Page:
HIV infection is common in mothers and their children in Zimbabwe, and HIV-infected children are particularly susceptible to bacterial infections. There is little information on the etiology and outcome of HIV-related bacteremia in African children.Methods
Blood cultures from 309 hospitalized children in Zimbabwe, of whom 168 were diagnosed as having HIV, were examined for pathogens. The association among significant bacteremia, HIV infection and mortality was assessed in these children.Results
The most common isolates were coagulase-negative staphylococci (31 children, 25 clinically significant), Staphylococcus aureus (22 children) and Streptococcus pneumoniae (20 children). Nontyphoidal Salmonella (10 children), Escherichia coli (4 children) and Klebsiella sp. (4 children) were the most frequent Gram-negative bacteria. Two children had Rhodococcus equi pneumonia. HIV-infected children showed increased risk of bacteremia (odds ratio (OR) = 2.68), especially if younger than 18 months of age (OR = 2.94), and high risk of enterobacteremia (OR = 15.76). There was no significant association of bacteremia with nutritional status. Mortality was 17% overall but was higher in HIV-infected children up to 6 months of age (OR = 2.81) and in bacteremic children of any age (OR = 2.03).Conclusions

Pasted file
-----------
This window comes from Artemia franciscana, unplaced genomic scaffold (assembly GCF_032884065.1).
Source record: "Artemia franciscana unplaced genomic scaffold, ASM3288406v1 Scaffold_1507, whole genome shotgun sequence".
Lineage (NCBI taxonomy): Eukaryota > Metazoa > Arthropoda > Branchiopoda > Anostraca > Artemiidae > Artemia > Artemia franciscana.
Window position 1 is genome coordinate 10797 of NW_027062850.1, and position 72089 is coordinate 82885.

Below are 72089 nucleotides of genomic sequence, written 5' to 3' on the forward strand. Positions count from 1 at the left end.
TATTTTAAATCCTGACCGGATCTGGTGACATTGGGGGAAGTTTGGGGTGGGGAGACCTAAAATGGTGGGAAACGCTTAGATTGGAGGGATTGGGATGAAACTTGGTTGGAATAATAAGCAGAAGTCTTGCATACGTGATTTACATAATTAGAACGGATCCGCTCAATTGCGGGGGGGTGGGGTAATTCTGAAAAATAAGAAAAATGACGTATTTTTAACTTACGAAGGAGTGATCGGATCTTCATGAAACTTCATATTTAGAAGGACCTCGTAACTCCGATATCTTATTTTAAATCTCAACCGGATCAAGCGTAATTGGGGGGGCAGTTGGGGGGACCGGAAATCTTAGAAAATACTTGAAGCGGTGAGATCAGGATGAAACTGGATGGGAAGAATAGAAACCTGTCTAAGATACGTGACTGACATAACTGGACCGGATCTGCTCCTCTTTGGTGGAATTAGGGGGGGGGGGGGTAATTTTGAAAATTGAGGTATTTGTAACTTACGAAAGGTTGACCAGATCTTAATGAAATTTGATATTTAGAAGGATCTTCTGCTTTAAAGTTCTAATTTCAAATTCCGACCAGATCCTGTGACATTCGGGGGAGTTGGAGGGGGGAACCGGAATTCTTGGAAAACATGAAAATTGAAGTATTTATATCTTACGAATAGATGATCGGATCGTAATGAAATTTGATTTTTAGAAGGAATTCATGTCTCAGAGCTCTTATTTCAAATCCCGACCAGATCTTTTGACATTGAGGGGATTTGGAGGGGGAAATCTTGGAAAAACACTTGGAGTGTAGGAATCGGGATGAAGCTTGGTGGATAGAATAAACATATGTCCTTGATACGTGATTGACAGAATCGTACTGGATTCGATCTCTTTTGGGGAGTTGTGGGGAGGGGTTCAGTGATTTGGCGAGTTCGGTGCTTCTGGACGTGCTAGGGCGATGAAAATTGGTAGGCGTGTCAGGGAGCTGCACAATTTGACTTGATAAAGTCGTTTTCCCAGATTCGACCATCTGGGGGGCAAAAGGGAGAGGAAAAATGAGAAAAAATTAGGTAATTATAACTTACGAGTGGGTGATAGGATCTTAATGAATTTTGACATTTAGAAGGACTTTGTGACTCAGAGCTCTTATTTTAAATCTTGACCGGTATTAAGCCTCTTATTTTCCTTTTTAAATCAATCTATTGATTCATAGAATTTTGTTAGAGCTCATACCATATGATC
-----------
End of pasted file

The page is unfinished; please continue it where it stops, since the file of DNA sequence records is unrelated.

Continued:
Prompt recognition of pathogens and early administration of appropriate antimicrobials is important in reducing the morbidity and mortality associated with bacteremia in HIV-infected children in Africa.